McLaren M14D history
This model is eligible for the Grand Prix de Monaco Historique 2018, in Race E: Formula 1, 1970 to 1972, non-Cosworth DFV engine.
Like the McLaren M7D, the McLaren M14D was a one-off Formula 1 car built for the Alfa Romeo V8 engine. The car was briefly rebuilt to standard specification for Denny Hulme to race.
Autodelta's deal with McLaren had started with the McLaren M7D at the start of 1970, but after a few races, a more up-to-date car was built using a McLaren M14A chassis. Driver Andrea de Adamich first used this car at the Dutch GP in June and was very unlucky not to qualify. He had recorded the 19th fastest time, but a check revealed a missed time by George Eaton's BRM just 0.01s faster, and de Adamich missed out. His McLaren team leader Denny Hulme missed that race due to the burns he had received to his hands trying to qualify for the Indianapolis 500, so Peter Gethin has driving his M14A at that race, only to write it off. The M14D was quickly converted to Cosworth DFV specification for Hulme to drive until his M14A could be repaired, and De Adamich was put back into the M7D. Hulme used the car at the next two Grands Prix, qualifying well both times but he drove very conservatively at both races to protect his injured hands, finishing fourth at the French GP and third at the British. A new M14A was then ready for him to drive, so the M14D was converted back to Alfa specification.
De Adamich complained about handling and the engine not pulling properly at the German GP, and again failed to qualify. At the Austrian GP he qualified 15th of 24 starters but a decision to change engine just before the race backfired when the replacement was 1000 rpm down on the original. De Adamich really struggled for the whole race, running in last place and ending up 12th, three laps behind. A lot of work was done by Autodelta before the Italian GP to sort out the sumps, which were identified as the main problem, and De Adamich placed the M14D 12th on the 20-car grid at Monza. The car ran well for a few laps, then then dropped to last and was in the pits for the first time on lap 9, ending up seven laps behind by the finish. At the Canadian he again qualified 12th of 20, and this time started really well, the M14D being up to ninth place by lap 8. However, he had not started on full tanks, knowing that he would have to stop for more fuel at some point. He had risen back to eighth place when he retired with low oil pressure. The season ended at Watkins Glen where the Alfa engine developed a fuel leak during practice, and then a fire behind the instrument panel left De Adamich with no chance of qualifying.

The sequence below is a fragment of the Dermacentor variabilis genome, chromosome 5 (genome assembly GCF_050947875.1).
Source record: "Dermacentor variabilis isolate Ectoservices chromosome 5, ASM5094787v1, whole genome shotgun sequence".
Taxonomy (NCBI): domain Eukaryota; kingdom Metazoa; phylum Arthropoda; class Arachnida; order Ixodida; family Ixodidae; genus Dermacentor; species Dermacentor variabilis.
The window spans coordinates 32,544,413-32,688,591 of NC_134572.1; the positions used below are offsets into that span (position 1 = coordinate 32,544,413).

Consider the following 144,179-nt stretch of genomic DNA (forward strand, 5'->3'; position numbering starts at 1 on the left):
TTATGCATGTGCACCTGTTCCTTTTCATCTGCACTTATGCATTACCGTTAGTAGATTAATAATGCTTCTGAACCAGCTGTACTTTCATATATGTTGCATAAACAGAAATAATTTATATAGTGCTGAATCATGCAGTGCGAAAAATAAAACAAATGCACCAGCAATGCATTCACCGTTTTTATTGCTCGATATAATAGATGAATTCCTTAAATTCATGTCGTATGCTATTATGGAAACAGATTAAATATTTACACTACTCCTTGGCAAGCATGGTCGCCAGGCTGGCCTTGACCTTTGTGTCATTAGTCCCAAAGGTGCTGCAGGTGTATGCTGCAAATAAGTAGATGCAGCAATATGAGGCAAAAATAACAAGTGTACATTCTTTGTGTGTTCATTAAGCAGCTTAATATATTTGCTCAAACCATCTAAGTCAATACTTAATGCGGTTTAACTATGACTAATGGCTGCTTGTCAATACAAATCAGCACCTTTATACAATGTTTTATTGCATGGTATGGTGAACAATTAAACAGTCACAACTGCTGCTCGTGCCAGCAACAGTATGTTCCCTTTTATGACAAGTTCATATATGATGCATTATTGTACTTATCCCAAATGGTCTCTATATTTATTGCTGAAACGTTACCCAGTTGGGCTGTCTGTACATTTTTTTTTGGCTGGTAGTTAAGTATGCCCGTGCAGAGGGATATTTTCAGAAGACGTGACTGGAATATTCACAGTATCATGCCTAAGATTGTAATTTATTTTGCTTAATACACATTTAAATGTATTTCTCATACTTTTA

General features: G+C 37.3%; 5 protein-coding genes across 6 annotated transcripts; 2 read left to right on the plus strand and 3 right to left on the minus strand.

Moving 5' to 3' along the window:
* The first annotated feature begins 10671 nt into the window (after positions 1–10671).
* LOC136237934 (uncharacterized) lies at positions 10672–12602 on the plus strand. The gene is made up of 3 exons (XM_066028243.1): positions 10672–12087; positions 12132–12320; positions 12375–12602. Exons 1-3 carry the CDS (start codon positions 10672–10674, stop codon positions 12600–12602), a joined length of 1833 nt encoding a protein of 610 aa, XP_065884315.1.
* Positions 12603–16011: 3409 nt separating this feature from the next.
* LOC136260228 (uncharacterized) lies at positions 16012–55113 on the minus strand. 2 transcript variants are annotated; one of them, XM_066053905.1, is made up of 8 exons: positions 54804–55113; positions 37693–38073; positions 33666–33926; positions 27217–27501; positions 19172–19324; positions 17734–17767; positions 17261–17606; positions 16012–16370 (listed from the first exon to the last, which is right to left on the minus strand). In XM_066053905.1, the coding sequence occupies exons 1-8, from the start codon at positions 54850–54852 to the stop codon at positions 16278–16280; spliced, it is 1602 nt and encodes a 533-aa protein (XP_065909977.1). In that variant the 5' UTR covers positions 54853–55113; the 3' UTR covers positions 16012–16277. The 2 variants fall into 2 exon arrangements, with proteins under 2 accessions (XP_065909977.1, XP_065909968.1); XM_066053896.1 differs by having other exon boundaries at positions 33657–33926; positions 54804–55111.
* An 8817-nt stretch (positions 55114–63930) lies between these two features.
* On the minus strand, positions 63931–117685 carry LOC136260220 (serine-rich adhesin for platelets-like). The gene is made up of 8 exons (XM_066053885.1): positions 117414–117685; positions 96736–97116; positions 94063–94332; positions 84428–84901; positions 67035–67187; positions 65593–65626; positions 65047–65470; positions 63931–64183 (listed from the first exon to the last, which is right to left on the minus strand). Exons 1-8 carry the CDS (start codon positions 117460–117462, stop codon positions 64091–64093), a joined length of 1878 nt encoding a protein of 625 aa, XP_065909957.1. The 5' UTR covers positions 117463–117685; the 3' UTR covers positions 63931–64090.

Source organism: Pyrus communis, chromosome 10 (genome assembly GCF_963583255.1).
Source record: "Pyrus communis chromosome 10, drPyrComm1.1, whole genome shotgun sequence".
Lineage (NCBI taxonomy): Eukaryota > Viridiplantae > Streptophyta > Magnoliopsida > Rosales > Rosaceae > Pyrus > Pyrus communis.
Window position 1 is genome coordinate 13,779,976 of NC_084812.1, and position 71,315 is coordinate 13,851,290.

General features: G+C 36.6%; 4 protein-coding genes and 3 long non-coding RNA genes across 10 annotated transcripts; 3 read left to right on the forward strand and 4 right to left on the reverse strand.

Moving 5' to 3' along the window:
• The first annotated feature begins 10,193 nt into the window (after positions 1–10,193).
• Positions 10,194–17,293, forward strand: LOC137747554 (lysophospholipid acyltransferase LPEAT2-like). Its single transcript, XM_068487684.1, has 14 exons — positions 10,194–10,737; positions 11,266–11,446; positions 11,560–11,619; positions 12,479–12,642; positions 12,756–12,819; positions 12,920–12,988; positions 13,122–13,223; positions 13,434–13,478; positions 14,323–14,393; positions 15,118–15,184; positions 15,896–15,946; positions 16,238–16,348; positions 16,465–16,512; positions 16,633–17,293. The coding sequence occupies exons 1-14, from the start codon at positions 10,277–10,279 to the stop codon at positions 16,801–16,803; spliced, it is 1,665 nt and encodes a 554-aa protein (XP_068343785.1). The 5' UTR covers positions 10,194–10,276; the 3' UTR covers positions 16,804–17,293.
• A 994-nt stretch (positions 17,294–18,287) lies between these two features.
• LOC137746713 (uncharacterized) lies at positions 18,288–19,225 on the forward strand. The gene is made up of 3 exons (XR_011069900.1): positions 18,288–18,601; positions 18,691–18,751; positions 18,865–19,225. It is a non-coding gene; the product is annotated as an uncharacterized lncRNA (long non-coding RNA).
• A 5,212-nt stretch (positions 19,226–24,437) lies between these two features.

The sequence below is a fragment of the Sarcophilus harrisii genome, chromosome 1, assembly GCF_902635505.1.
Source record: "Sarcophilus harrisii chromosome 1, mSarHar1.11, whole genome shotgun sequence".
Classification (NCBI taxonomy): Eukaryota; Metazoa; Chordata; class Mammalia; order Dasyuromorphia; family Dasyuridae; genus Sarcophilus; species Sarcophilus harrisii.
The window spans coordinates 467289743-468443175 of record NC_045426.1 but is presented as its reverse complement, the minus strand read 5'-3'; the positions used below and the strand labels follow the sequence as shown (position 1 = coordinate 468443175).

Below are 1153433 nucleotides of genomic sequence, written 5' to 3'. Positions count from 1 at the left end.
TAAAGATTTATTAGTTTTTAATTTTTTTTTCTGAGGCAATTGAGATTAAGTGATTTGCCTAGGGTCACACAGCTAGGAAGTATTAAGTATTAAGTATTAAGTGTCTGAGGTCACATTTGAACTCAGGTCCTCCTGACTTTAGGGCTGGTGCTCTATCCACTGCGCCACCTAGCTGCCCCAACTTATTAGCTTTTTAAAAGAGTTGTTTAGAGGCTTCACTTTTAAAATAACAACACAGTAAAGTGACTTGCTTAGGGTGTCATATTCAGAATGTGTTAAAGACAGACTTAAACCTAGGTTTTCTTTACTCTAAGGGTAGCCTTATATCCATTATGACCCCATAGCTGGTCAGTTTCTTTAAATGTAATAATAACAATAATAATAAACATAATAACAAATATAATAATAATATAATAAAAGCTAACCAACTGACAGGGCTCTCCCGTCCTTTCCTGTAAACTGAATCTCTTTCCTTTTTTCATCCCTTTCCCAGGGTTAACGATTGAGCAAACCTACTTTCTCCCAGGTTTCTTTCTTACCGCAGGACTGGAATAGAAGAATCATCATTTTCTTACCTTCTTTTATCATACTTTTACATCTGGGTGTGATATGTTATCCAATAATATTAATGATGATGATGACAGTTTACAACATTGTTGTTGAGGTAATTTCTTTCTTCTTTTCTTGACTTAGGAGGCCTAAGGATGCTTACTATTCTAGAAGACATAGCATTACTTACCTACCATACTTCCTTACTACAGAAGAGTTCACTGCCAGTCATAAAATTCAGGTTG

(5 Jul 1970)
Autodelta took their engines to March for 1971, so the M14D was not needed again. The rolling chassis was sold to Roy Lane who equipped it with a 5.7 litre Chevrolet V8 for hill climbs and won several rounds of the British Hill Climb championship in 1972 and 1973. He sold it to Bob Rose at the end of 1973, and Rose used it to take the British Sprint Championship in 1974. He ran strongly with it in 1975 and 1976, but retired in June 1976 and sold the M14D to Bristol sprinter Terry Smith. Later that season, Smith loaned the car to Dave Harris, allowing him to clinch the championship with good results at the last two events. After one more season in the M14D, Smith sold it to Mike Allen, who used it a few times in 1979 and 1980.
The car then passed into the historic racing community until 1987, when it was acquired by Leo Wybrott on behalf of McLaren International for their collection. After restoration, it was on display in the Donington Museum for many years. The car is in M14A specification, has Denny Hulme's name and wears number 11, presumably intended as a tribute to Hulme's third place result at Monaco in 1970 in one of the M14As. It had moved to the McLaren Technology Centre by 2011, when it was spotted in a corridor, but is not regularly on display.
Please contact Allen Brown (firstname.lastname@example.org) if you can add anything, or if you spot the car when visiting the McLaren Technology Centre.
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